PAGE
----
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Wobblies on the Waterfront: Interracial Unionism in Progressive-Era Philadelphia
by Peter Cole
University of Illinois Press, 2007
Paper: 978-0-252-07928-3 | eISBN: 978-0-252-09085-1 | Cloth: 978-0-252-03186-1
Library of Congress Classification HD8055.I5C63 2007
Dewey Decimal Classification 331.880890097481

ABOUT THIS BOOK | AUTHOR BIOGRAPHY | TOC
ABOUT THIS BOOK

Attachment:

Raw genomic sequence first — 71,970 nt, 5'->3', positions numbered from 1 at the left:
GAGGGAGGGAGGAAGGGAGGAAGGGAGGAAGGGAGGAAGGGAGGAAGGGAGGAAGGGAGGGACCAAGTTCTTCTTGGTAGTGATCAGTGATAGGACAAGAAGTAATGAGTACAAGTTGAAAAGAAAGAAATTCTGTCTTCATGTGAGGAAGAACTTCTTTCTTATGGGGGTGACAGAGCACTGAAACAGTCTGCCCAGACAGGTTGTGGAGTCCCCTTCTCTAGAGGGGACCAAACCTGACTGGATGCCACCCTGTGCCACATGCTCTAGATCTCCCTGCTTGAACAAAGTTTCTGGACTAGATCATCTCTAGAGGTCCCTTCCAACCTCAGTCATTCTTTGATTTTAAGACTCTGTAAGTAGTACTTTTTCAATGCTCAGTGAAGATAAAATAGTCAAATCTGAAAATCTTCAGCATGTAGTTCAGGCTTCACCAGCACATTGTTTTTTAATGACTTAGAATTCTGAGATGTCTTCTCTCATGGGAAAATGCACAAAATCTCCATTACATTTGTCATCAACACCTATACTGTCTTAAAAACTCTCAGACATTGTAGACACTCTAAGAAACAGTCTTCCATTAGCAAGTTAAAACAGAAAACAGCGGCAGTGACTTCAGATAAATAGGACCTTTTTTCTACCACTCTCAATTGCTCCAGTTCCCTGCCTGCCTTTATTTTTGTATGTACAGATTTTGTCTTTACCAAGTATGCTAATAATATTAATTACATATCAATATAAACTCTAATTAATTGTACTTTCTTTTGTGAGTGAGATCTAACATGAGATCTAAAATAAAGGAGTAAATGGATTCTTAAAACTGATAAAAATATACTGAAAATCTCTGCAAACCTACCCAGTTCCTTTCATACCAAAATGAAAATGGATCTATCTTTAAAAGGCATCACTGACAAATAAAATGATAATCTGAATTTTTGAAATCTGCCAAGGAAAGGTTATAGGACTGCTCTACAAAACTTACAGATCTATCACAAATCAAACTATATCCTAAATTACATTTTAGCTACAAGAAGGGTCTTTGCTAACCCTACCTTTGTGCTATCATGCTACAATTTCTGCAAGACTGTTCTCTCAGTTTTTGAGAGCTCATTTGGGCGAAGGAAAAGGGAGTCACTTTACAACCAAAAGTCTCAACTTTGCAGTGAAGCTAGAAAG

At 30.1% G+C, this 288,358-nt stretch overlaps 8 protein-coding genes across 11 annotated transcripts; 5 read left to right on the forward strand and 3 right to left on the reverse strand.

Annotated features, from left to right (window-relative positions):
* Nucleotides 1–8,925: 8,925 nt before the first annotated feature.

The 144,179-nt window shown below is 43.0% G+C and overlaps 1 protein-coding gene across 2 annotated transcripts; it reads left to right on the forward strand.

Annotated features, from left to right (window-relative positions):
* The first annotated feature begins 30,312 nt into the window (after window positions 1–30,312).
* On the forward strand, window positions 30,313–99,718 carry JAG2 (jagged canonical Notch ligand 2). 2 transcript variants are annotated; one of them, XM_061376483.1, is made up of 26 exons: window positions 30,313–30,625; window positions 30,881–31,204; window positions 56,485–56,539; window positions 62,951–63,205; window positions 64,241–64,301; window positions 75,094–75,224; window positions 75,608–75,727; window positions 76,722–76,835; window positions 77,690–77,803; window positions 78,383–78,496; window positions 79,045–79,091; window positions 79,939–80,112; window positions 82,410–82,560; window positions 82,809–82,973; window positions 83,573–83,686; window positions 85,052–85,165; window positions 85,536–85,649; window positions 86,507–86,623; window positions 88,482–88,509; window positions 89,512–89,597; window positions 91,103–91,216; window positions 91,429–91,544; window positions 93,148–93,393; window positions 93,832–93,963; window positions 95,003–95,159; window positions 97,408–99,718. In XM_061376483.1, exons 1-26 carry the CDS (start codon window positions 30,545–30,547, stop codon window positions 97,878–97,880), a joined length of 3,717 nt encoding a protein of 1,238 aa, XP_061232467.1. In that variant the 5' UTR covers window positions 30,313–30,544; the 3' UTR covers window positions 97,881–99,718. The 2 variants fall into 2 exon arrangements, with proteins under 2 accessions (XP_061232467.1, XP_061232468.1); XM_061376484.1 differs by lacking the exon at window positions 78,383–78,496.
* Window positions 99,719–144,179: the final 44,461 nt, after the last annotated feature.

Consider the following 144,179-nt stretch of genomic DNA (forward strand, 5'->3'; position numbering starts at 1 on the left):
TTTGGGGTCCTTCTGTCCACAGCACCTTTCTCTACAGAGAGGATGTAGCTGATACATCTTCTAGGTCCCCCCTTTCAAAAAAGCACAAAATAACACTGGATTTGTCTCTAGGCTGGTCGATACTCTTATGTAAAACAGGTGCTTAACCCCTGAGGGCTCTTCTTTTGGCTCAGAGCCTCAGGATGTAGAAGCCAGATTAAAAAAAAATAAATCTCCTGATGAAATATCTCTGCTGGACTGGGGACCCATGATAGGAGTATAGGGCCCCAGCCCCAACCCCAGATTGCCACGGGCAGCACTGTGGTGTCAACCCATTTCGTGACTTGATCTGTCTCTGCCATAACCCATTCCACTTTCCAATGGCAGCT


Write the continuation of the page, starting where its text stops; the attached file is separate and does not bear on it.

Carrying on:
During the 1910s and 1920s, the Philadelphia waterfront was home to the most durable interracial, multiethnic union seen in the United States prior to the Congress of Industrial Organizations (CIO) era. For much of its time, Local 8's majority was African American and included immigrants from Eastern Europe as well as many Irish Americans. In this important study, Peter Cole examines how Local 8, affiliated with the Industrial Workers of the World (IWW), accomplished what no other did at the time. He also shows how race was central not only to the rise but also to the decline of Local 8, as increasing racial tensions were manipulated by employers and federal agents bent on the union's destruction.


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